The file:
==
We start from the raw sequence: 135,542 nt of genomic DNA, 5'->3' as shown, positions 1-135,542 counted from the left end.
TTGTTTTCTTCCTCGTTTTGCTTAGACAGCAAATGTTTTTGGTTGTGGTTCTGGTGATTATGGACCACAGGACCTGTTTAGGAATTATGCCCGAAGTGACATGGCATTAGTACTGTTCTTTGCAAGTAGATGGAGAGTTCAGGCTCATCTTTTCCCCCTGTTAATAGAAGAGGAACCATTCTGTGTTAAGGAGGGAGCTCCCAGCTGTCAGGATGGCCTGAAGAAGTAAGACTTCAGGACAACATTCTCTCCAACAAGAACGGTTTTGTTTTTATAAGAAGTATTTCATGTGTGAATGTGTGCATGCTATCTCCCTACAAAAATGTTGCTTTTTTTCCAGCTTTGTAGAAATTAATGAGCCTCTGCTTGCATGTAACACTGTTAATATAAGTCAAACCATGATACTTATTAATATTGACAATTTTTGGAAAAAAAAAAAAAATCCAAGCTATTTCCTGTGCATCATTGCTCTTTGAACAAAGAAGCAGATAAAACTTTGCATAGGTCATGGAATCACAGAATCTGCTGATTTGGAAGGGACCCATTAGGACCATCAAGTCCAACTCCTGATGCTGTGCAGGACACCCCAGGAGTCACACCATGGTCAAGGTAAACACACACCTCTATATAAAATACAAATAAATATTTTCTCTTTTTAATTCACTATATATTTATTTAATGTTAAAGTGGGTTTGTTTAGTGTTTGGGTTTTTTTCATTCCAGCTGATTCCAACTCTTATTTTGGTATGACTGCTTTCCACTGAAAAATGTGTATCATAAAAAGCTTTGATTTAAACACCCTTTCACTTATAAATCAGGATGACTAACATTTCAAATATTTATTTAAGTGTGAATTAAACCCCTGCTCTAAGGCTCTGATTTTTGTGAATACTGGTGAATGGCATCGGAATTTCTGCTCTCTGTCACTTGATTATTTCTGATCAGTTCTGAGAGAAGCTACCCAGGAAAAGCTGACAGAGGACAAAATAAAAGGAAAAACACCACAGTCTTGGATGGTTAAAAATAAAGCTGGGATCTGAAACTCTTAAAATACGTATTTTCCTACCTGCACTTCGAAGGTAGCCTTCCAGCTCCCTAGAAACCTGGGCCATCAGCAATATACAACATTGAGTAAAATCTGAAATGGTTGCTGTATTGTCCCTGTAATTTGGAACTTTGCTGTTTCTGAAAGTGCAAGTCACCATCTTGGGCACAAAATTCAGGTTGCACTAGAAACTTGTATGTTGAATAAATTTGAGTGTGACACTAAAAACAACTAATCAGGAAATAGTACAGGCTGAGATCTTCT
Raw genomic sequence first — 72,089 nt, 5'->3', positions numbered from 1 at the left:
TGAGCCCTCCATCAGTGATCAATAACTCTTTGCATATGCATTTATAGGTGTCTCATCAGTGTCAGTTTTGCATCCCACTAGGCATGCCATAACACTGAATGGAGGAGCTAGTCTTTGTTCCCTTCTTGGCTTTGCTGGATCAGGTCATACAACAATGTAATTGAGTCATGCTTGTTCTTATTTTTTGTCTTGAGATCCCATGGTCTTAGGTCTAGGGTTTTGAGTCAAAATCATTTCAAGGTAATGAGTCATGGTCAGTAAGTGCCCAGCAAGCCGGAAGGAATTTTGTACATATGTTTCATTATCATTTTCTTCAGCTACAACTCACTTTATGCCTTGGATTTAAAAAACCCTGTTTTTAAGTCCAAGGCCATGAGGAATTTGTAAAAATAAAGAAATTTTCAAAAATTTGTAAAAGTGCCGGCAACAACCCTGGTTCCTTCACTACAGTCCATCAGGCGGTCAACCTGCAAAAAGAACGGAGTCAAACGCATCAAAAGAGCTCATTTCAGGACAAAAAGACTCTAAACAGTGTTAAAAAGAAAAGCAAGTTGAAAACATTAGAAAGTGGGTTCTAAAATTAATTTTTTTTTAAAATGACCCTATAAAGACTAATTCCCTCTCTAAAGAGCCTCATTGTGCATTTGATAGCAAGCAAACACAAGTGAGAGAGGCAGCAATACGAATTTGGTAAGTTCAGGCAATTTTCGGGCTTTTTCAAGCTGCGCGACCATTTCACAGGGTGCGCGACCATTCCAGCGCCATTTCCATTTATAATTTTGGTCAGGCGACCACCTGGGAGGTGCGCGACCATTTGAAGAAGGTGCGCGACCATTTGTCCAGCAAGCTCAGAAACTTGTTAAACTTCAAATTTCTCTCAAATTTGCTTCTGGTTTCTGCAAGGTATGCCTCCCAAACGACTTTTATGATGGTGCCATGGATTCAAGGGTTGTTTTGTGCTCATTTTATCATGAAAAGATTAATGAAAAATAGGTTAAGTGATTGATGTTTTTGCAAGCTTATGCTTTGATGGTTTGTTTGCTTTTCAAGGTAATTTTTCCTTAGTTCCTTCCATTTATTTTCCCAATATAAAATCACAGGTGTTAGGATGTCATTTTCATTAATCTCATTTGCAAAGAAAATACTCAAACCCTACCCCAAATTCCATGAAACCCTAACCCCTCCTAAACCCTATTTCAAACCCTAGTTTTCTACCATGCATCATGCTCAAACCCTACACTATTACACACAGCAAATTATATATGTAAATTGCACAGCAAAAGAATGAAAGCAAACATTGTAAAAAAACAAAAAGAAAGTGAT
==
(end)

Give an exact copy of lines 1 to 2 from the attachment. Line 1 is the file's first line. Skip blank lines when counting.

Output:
We start from the raw sequence: 135,542 nt of genomic DNA, 5'->3' as shown, positions 1-135,542 counted from the left end.
TTGTTTTCTTCCTCGTTTTGCTTAGACAGCAAATGTTTTTGGTTGTGGTTCTGGTGATTATGGACCACAGGACCTGTTTAGGAATTATGCCCGAAGTGACATGGCATTAGTACTGTTCTTTGCAAGTAGATGGAGAGTTCAGGCTCATCTTTTCCCCCTGTTAATAGAAGAGGAACCATTCTGTGTTAAGGAGGGAGCTCCCAGCTGTCAGGATGGCCTGAAGAAGTAAGACTTCAGGACAACATTCTCTCCAACAAGAACGGTTTTGTTTTTATAAGAAGTATTTCATGTGTGAATGTGTGCATGCTATCTCCCTACAAAAATGTTGCTTTTTTTCCAGCTTTGTAGAAATTAATGAGCCTCTGCTTGCATGTAACACTGTTAATATAAGTCAAACCATGATACTTATTAATATTGACAATTTTTGGAAAAAAAAAAAAAATCCAAGCTATTTCCTGTGCATCATTGCTCTTTGAACAAAGAAGCAGATAAAACTTTGCATAGGTCATGGAATCACAGAATCTGCTGATTTGGAAGGGACCCATTAGGACCATCAAGTCCAACTCCTGATGCTGTGCAGGACACCCCAGGAGTCACACCATGGTCAAGGTAAACACACACCTCTATATAAAATACAAATAAATATTTTCTCTTTTTAATTCACTATATATTTATTTAATGTTAAAGTGGGTTTGTTTAGTGTTTGGGTTTTTTTCATTCCAGCTGATTCCAACTCTTATTTTGGTATGACTGCTTTCCACTGAAAAATGTGTATCATAAAAAGCTTTGATTTAAACACCCTTTCACTTATAAATCAGGATGACTAACATTTCAAATATTTATTTAAGTGTGAATTAAACCCCTGCTCTAAGGCTCTGATTTTTGTGAATACTGGTGAATGGCATCGGAATTTCTGCTCTCTGTCACTTGATTATTTCTGATCAGTTCTGAGAGAAGCTACCCAGGAAAAGCTGACAGAGGACAAAATAAAAGGAAAAACACCACAGTCTTGGATGGTTAAAAATAAAGCTGGGATCTGAAACTCTTAAAATACGTATTTTCCTACCTGCACTTCGAAGGTAGCCTTCCAGCTCCCTAGAAACCTGGGCCATCAGCAATATACAACATTGAGTAAAATCTGAAATGGTTGCTGTATTGTCCCTGTAATTTGGAACTTTGCTGTTTCTGAAAGTGCAAGTCACCATCTTGGGCACAAAATTCAGGTTGCACTAGAAACTTGTATGTTGAATAAATTTGAGTGTGACACTAAAAACAACTAATCAGGAAATAGTACAGGCTGAGATCTTCT